Yahoo Weather

You are here

Honokaa student soars high as Eagle Scout

Eagle Scout Makana Loo poses for a photo with Duane Uyetake, left, and other members of the Hale Ho’ola Hamakua staff in Honokaa. (PHOTO BY SARAH ANDERSON | SPECIAL TO NHN)
Eagle Scout Makana Loo poses for a photo with Duane Uyetake, left, and other members of the Hale Ho’ola Hamakua staff in Honokaa. (PHOTO BY SARAH ANDERSON | SPECIAL TO NHN)
Makana Loo shows off the newly painted wall at Hale Ho’ola Hamakua in Honokaa. (PHOTO BY SARAH ANDERSON| SPECIAL TO NHN)
Makana Loo shows off the newly painted wall at Hale Ho’ola Hamakua in Honokaa. (PHOTO BY SARAH ANDERSON| SPECIAL TO NHN)
Makana Loo stands in the newly renovated lobby of Hale Ho’ola Hamakua in Honokaa. (PHOTO BY SARAH ANDERSON| SPECIAL TO NHN)
Makana Loo stands in the newly renovated lobby of Hale Ho’ola Hamakua in Honokaa. (PHOTO BY SARAH ANDERSON| SPECIAL TO NHN)
Makana Loo stands in the newly renovated lobby of Hale Ho’ola Hamakua in Honokaa. (PHOTO BY SARAH ANDERSON| SPECIAL TO NHN)
Makana Loo stands in the newly renovated lobby of Hale Ho’ola Hamakua in Honokaa. (PHOTO BY SARAH ANDERSON| SPECIAL TO NHN)

According to Lord Baden Powell, founder of the modern day Scouting movement, “The real way to gain happiness is to give it to others.” Service to community and others is a cornerstone of Boy Scouting, and this week one Honokaa High School senior received accolades for his accomplishments.

Makana Loo, son of Rocky and Anna Loo, has been awarded the rank of Eagle Scout, the highest rank attainable in Boy Scouts. Loo, 18, is a member of Troop 18, which is sponsored by the Church of Latter Day Saints in Honokaa.

The final step in becoming an Eagle Scout was his community service project, and Loo chose a renovation of the lobby and entrance area of Hale Ho’ola Hamakua, originally known as Honokaa Hospital, under the supervision of Duane Uyetake of HHH’s Maintenance Department.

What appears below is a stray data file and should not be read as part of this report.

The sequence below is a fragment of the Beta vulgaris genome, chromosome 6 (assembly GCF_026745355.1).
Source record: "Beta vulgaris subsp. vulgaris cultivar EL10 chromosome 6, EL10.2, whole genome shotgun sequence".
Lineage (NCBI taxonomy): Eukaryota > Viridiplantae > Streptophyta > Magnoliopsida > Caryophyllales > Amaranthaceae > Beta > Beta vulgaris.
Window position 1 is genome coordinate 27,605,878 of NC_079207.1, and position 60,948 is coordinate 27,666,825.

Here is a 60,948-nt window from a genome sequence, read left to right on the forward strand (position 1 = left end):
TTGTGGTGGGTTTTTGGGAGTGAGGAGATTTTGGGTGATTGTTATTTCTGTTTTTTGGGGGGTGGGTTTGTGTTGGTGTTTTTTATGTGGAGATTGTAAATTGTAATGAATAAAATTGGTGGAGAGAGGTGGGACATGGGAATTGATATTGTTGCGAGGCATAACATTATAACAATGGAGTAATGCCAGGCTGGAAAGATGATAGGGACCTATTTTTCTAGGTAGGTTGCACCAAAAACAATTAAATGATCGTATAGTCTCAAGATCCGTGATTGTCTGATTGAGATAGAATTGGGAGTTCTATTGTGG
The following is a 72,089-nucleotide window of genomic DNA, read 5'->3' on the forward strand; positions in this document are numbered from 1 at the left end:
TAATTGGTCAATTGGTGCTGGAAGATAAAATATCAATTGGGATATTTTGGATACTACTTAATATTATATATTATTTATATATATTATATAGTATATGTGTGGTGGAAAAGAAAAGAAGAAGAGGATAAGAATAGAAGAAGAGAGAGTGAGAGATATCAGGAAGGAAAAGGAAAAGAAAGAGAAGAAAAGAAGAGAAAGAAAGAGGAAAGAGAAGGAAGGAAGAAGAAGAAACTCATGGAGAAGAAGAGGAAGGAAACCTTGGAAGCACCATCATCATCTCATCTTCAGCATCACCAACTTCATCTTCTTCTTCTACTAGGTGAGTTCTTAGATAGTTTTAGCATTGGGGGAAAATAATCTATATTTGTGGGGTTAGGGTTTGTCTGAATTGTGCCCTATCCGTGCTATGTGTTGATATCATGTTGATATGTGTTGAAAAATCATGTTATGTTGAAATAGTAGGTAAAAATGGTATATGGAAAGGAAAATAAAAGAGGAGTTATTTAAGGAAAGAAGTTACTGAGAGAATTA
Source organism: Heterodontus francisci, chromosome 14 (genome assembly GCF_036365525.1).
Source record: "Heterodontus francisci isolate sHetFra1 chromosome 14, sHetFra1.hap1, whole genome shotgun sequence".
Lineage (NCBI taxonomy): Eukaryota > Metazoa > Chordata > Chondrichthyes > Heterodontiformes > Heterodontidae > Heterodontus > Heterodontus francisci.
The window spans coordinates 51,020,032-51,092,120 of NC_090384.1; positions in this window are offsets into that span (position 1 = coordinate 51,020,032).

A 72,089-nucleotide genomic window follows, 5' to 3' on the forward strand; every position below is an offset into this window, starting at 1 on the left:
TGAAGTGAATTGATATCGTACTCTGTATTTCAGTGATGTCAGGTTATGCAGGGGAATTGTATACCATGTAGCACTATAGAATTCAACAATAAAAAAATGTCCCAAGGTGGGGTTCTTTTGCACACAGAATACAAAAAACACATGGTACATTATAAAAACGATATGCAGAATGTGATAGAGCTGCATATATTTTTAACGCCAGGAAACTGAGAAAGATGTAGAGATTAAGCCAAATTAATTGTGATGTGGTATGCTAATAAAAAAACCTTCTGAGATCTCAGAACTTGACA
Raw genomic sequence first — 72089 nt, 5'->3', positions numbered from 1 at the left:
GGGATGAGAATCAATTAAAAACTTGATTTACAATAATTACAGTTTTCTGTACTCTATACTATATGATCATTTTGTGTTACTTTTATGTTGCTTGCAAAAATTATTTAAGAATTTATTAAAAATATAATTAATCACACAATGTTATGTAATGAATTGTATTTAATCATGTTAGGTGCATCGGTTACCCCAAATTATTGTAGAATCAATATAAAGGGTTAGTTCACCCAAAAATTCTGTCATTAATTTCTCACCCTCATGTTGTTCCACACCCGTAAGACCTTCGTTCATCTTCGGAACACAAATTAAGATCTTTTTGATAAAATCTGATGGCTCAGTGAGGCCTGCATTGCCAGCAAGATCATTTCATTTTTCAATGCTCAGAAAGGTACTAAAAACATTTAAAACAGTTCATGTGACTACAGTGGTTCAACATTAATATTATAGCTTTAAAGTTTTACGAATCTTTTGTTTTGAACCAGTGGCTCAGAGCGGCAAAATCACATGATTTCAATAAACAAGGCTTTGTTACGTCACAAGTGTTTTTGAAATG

“For my project we painted the inside of the entrance room and repainted the outside parking lot lines,” said Loo. “We built a cabinet behind the desk from scratch. Overall I think it made the facility look cleaner and better for people who come to visit the hospital. Duane helped me organize everything and my church members, scout troop, friends and family came out to help as well.”

Loo said he chose to upgrade and enhance the facility’s lobby in an effort to make it a more enjoyable experience for visitors and residents. He and his team of supporters spent many hours preparing and installing cabinetry, and painting on-site in order to bring the outdated lobby back to life with a fresh, clean appeal. Home Depot donated the supplies for the entry drive line re-painting.

“The ambiance of the entry has been enhanced for visitors and residents,” said Therese Glowania, human resources management specialist at HHH. “It enhances the sense of place. This is both a residential facility for long term residents as well as a critical access hospital. For anyone coming in from the community, it creates a good sense of place.”

Attaining the Eagle rank is often the end goal of many scouts and their parents. It looks good on a resume and shows commitment and dedication to a program over an extended period of time. And although the Eagle rank is a major advancement milestone, it’s the journey through scouting that is the most significantly life-changing.

The Baylor University study found that boys who achieved the level of Eagle Scout were significantly more likely to share a greater belief in service to others, service to the community and leadership, engage in behaviors that are designed to enhance and protect the environment, show higher levels of planning and preparedness, and show character traits related to work ethics, morality, tolerance and respect for diversity.

Residents, staff, and visitors to HHH would agree, and thanks to Loo’s desire to make a contribution to his community, they are now greeted by the increased warmth and beauty of the hospital’s new renovated lobby.

“An Eagle Scouts should be a hard-working, determined person, and a good leader,” said Loo. “I learned how to organize projects and how to deal with other people and help them get the job done. For example, we had three different jobs going on at the same time and I had to separate people by their talents — like who was good with paint and who was good with wood.”

When asked what contributions Boy Scouts has made to his life, Loo replied, “Boy Scouts has taught me things that will help me in the future. I’m going to college soon and it’s going to help me with my time management and organizational skills, being a leader, and just being a better person in general.”